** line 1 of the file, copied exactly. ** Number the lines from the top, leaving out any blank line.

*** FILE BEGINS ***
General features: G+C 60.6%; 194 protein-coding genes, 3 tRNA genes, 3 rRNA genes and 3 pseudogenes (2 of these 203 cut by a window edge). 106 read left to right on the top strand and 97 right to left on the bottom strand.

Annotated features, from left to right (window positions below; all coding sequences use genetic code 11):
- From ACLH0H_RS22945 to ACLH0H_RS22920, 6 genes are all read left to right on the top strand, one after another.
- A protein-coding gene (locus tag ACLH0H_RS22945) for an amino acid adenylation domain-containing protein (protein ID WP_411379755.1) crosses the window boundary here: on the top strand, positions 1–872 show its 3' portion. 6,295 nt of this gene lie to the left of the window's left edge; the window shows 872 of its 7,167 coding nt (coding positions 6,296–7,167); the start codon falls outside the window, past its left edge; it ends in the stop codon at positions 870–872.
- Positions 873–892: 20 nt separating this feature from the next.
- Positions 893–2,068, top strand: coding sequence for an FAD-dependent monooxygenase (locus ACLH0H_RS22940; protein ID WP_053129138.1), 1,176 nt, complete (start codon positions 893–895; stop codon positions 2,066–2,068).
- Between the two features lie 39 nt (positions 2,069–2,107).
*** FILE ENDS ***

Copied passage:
General features: G+C 60.6%; 194 protein-coding genes, 3 tRNA genes, 3 rRNA genes and 3 pseudogenes (2 of these 203 cut by a window edge). 106 read left to right on the top strand and 97 right to left on the bottom strand.